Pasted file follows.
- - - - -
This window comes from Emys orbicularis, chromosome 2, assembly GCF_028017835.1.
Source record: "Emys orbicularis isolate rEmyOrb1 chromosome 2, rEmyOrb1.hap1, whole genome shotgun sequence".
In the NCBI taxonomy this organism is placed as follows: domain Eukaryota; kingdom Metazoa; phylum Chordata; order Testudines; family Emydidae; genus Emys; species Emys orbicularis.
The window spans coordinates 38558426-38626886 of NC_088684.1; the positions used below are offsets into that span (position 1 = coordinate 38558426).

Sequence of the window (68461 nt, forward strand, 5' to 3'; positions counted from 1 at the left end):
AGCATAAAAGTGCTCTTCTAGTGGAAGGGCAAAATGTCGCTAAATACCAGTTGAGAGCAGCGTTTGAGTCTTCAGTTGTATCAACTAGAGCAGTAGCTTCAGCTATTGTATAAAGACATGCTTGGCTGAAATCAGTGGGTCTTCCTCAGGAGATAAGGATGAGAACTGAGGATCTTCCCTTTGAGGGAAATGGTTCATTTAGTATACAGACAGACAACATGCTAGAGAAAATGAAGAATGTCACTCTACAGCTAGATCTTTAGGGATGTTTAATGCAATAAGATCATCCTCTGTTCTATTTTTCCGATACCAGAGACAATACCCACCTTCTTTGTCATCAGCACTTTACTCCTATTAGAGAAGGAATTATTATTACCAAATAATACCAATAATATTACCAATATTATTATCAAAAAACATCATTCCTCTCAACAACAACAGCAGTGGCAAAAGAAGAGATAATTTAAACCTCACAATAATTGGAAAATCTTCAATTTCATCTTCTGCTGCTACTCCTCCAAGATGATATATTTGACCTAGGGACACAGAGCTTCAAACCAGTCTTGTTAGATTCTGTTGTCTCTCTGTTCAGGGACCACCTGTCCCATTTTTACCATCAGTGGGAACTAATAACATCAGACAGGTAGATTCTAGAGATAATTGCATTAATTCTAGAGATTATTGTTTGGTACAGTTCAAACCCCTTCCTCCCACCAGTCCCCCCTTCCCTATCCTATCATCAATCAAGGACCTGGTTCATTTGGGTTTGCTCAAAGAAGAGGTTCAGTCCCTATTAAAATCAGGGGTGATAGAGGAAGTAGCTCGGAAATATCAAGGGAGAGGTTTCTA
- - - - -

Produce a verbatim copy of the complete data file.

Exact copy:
This window comes from Emys orbicularis, chromosome 2, assembly GCF_028017835.1.
Source record: "Emys orbicularis isolate rEmyOrb1 chromosome 2, rEmyOrb1.hap1, whole genome shotgun sequence".
In the NCBI taxonomy this organism is placed as follows: domain Eukaryota; kingdom Metazoa; phylum Chordata; order Testudines; family Emydidae; genus Emys; species Emys orbicularis.
The window spans coordinates 38558426-38626886 of NC_088684.1; the positions used below are offsets into that span (position 1 = coordinate 38558426).

Sequence of the window (68461 nt, forward strand, 5' to 3'; positions counted from 1 at the left end):
AGCATAAAAGTGCTCTTCTAGTGGAAGGGCAAAATGTCGCTAAATACCAGTTGAGAGCAGCGTTTGAGTCTTCAGTTGTATCAACTAGAGCAGTAGCTTCAGCTATTGTATAAAGACATGCTTGGCTGAAATCAGTGGGTCTTCCTCAGGAGATAAGGATGAGAACTGAGGATCTTCCCTTTGAGGGAAATGGTTCATTTAGTATACAGACAGACAACATGCTAGAGAAAATGAAGAATGTCACTCTACAGCTAGATCTTTAGGGATGTTTAATGCAATAAGATCATCCTCTGTTCTATTTTTCCGATACCAGAGACAATACCCACCTTCTTTGTCATCAGCACTTTACTCCTATTAGAGAAGGAATTATTATTACCAAATAATACCAATAATATTACCAATATTATTATCAAAAAACATCATTCCTCTCAACAACAACAGCAGTGGCAAAAGAAGAGATAATTTAAACCTCACAATAATTGGAAAATCTTCAATTTCATCTTCTGCTGCTACTCCTCCAAGATGATATATTTGACCTAGGGACACAGAGCTTCAAACCAGTCTTGTTAGATTCTGTTGTCTCTCTGTTCAGGGACCACCTGTCCCATTTTTACCATCAGTGGGAACTAATAACATCAGACAGGTAGATTCTAGAGATAATTGCATTAATTCTAGAGATTATTGTTTGGTACAGTTCAAACCCCTTCCTCCCACCAGTCCCCCCTTCCCTATCCTATCATCAATCAAGGACCTGGTTCATTTGGGTTTGCTCAAAGAAGAGGTTCAGTCCCTATTAAAATCAGGGGTGATAGAGGAAGTAGCTCGGAAATATCAAGGGAGAGGTTTCTA